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Old 05-02-2006, 01:00 PM   #1
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1988 34.5' Airstream 345
White Lake , Michigan
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Planning a trip out West

I'm currently getting my 345 '88 AS MH ready to travel out West. I have traveled extensively throughout the South East to Florida and North around Lake Superior. I now would like to retire with the knowledge that I am ready to travel anywhere. I need advice from those that have made the Western trips in these big rigs. I have done alot already, but want someone to share their experience and advice for getting prepared. Any and all advice will be appreciated...Mr. D.
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Old 05-02-2006, 03:51 PM   #2
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1984 31' Airstream310
Dunsmuir , California
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We have driven our 1984 310 Limited MH from Northern California across Idaho, Montana, North Dakota, Minnesota, etc. to Washington DC. Also from here to Arizona, Texas and Louisiana. I'd say that you need to know how your rig will do on long, steep, high, hill climbs in hot weather. And how comfortable you are with very strong cross winds.

You will encounter long stretches with little or no habitation so carry a cell phone and have a good road service policy.
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Old 05-02-2006, 04:16 PM   #3
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Make sure your generator is serviced and running well. You may need to run the roof air while under way to stay cool. Be aware that in the higher altitudes it can be very hot during the day and at or below freezing at night - so make sure the furnaces is in good working condition. Awnings and windshield/window coverings will help keep you cool while camping.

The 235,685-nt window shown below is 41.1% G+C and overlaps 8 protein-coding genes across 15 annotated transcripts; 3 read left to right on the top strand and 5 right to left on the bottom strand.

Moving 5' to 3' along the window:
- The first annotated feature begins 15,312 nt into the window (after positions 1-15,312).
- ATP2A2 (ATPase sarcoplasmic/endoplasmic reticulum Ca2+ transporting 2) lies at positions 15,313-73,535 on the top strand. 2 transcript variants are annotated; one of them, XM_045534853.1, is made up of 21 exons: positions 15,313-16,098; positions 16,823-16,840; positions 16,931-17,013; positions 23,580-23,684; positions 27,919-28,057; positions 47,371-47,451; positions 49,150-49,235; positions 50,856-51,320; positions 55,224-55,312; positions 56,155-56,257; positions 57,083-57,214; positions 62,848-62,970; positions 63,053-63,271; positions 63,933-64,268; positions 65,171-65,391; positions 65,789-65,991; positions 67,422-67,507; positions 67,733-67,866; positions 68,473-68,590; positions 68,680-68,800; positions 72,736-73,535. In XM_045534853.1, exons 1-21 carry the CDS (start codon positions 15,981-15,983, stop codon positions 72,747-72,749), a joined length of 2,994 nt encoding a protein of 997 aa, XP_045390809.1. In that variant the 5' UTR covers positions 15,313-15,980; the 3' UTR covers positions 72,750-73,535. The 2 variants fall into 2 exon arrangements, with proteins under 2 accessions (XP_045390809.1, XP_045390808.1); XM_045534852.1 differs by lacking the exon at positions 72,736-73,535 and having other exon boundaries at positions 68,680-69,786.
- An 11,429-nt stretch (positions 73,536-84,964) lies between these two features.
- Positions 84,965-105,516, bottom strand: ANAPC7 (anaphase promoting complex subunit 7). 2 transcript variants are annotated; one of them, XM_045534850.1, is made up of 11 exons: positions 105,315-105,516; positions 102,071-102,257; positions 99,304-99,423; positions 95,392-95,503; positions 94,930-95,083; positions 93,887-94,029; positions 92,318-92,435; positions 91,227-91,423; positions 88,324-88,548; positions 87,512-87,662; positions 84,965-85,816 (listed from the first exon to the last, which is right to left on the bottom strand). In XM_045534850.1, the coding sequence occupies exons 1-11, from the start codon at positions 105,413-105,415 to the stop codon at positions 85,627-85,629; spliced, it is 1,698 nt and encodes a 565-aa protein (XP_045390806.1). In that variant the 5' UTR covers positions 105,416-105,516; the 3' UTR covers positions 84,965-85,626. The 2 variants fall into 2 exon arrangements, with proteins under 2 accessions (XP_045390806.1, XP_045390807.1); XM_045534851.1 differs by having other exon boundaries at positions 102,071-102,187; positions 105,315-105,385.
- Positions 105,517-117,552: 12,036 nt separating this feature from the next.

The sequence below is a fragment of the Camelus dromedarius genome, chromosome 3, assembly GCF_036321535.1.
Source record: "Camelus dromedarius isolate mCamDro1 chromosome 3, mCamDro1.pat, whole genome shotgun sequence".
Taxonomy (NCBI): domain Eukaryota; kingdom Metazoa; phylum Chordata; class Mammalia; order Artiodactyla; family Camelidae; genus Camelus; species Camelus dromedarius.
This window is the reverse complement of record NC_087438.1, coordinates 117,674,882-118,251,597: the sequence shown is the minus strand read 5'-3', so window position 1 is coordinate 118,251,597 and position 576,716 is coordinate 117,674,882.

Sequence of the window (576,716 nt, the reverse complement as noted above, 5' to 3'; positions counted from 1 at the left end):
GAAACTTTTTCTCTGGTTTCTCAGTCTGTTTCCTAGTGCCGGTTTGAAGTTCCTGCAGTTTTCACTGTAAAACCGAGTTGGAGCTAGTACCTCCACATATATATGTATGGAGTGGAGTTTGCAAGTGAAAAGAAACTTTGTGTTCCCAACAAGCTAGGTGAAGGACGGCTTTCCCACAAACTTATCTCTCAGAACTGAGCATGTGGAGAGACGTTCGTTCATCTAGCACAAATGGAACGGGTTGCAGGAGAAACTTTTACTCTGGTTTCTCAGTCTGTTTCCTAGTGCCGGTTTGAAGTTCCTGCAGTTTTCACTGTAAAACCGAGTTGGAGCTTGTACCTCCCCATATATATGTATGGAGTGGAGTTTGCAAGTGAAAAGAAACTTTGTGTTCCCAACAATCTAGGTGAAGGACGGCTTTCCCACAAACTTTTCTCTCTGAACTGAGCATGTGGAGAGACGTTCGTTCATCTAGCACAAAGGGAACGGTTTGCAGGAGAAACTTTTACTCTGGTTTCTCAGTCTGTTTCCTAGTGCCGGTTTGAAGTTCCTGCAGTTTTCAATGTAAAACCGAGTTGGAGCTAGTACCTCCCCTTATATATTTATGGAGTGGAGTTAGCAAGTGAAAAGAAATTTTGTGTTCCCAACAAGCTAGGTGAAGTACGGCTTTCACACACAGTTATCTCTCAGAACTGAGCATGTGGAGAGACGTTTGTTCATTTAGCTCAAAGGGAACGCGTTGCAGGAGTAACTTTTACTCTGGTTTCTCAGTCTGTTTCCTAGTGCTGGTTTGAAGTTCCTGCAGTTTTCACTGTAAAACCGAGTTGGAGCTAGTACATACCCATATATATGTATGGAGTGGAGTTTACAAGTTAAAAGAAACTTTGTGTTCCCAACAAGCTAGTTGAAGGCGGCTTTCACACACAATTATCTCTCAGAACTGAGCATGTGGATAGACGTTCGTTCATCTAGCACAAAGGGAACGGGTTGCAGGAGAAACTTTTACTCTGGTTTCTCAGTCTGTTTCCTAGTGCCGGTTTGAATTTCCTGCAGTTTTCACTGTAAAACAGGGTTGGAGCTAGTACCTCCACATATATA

We use MS Streets and Trips with the GPS receiver. It has a pretty good database of RV parks and other vendors (Grocery, movies, auto repair, restaurants, etc.). The mapping capability is useful for planning your route and estimating travel time. The GPS is nice to validate whether you are where you think you are and can generate turn by turn instructions but the user interface is not something I'd want to use while driving, so your navigator needs to be real comfortable with it.

Trailer Life publishes a good guidebook to RV parks and facilities. http://rec.gov is a great reference site as are the Campsite and Boondocking forums here.
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Old 05-02-2006, 04:42 PM   #4
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I've made the trip between San Francisco and East Texas 3 times with only one incident (broken fan belt). The previous posters are right on regarding the grades, cross winds and long stretches without service. The small towns 50 miles from a large town in Ariz. and Calif. raise gas prices way higher than the Pilots, Loves etc. in the large towns. We much prefer to stay in State, National and other tyhpe parks. Many of there along the way. Try to gas up at these places. Good luck. You will love the trip. joe
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Old 05-03-2006, 12:19 PM   #5